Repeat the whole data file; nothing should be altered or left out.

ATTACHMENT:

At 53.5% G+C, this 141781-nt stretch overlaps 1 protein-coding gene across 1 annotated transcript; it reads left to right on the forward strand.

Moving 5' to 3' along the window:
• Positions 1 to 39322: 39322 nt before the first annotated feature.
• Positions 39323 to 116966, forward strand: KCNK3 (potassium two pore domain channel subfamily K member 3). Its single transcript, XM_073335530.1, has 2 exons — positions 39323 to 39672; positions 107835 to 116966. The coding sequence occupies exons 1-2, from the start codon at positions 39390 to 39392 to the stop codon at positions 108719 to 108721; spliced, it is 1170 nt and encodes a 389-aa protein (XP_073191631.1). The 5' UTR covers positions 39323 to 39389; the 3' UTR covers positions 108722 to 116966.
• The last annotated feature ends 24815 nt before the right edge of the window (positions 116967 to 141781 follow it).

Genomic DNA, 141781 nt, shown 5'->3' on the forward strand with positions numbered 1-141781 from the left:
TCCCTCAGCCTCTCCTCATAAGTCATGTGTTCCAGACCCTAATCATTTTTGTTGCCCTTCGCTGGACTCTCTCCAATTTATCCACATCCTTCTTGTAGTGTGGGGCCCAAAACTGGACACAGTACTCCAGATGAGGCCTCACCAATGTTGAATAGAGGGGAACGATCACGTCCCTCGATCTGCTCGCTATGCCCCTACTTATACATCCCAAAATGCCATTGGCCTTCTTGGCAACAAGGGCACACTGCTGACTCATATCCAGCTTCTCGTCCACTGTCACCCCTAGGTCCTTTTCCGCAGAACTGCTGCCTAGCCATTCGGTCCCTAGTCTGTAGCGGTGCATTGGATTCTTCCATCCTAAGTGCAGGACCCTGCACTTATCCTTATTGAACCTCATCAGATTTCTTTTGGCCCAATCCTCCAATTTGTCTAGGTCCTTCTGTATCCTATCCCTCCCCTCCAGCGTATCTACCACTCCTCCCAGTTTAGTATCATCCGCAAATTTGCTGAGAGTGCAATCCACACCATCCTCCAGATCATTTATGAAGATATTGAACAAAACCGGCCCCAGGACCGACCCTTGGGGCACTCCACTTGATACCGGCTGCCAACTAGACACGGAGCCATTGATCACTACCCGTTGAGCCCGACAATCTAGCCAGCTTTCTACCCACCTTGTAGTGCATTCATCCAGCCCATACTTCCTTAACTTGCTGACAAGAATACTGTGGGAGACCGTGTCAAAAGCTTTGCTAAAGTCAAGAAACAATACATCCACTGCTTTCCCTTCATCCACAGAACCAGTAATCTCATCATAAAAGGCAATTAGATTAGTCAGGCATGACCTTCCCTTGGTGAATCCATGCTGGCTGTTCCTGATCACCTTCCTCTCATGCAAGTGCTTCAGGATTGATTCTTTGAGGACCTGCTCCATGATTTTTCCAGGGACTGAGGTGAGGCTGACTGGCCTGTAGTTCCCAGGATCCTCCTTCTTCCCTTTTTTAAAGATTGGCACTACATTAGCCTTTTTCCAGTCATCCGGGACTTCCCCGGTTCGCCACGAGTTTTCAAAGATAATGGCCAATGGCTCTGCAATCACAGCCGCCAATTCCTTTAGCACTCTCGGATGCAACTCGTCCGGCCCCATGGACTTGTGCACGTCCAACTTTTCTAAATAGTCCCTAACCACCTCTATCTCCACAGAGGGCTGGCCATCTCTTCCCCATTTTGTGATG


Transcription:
At 53.5% G+C, this 141781-nt stretch overlaps 1 protein-coding gene across 1 annotated transcript; it reads left to right on the forward strand.

Moving 5' to 3' along the window:
• Positions 1 to 39322: 39322 nt before the first annotated feature.
• Positions 39323 to 116966, forward strand: KCNK3 (potassium two pore domain channel subfamily K member 3). Its single transcript, XM_073335530.1, has 2 exons — positions 39323 to 39672; positions 107835 to 116966. The coding sequence occupies exons 1-2, from the start codon at positions 39390 to 39392 to the stop codon at positions 108719 to 108721; spliced, it is 1170 nt and encodes a 389-aa protein (XP_073191631.1). The 5' UTR covers positions 39323 to 39389; the 3' UTR covers positions 108722 to 116966.
• The last annotated feature ends 24815 nt before the right edge of the window (positions 116967 to 141781 follow it).

Genomic DNA, 141781 nt, shown 5'->3' on the forward strand with positions numbered 1-141781 from the left:
TCCCTCAGCCTCTCCTCATAAGTCATGTGTTCCAGACCCTAATCATTTTTGTTGCCCTTCGCTGGACTCTCTCCAATTTATCCACATCCTTCTTGTAGTGTGGGGCCCAAAACTGGACACAGTACTCCAGATGAGGCCTCACCAATGTTGAATAGAGGGGAACGATCACGTCCCTCGATCTGCTCGCTATGCCCCTACTTATACATCCCAAAATGCCATTGGCCTTCTTGGCAACAAGGGCACACTGCTGACTCATATCCAGCTTCTCGTCCACTGTCACCCCTAGGTCCTTTTCCGCAGAACTGCTGCCTAGCCATTCGGTCCCTAGTCTGTAGCGGTGCATTGGATTCTTCCATCCTAAGTGCAGGACCCTGCACTTATCCTTATTGAACCTCATCAGATTTCTTTTGGCCCAATCCTCCAATTTGTCTAGGTCCTTCTGTATCCTATCCCTCCCCTCCAGCGTATCTACCACTCCTCCCAGTTTAGTATCATCCGCAAATTTGCTGAGAGTGCAATCCACACCATCCTCCAGATCATTTATGAAGATATTGAACAAAACCGGCCCCAGGACCGACCCTTGGGGCACTCCACTTGATACCGGCTGCCAACTAGACACGGAGCCATTGATCACTACCCGTTGAGCCCGACAATCTAGCCAGCTTTCTACCCACCTTGTAGTGCATTCATCCAGCCCATACTTCCTTAACTTGCTGACAAGAATACTGTGGGAGACCGTGTCAAAAGCTTTGCTAAAGTCAAGAAACAATACATCCACTGCTTTCCCTTCATCCACAGAACCAGTAATCTCATCATAAAAGGCAATTAGATTAGTCAGGCATGACCTTCCCTTGGTGAATCCATGCTGGCTGTTCCTGATCACCTTCCTCTCATGCAAGTGCTTCAGGATTGATTCTTTGAGGACCTGCTCCATGATTTTTCCAGGGACTGAGGTGAGGCTGACTGGCCTGTAGTTCCCAGGATCCTCCTTCTTCCCTTTTTTAAAGATTGGCACTACATTAGCCTTTTTCCAGTCATCCGGGACTTCCCCGGTTCGCCACGAGTTTTCAAAGATAATGGCCAATGGCTCTGCAATCACAGCCGCCAATTCCTTTAGCACTCTCGGATGCAACTCGTCCGGCCCCATGGACTTGTGCACGTCCAACTTTTCTAAATAGTCCCTAACCACCTCTATCTCCACAGAGGGCTGGCCATCTCTTCCCCATTTTGTGATG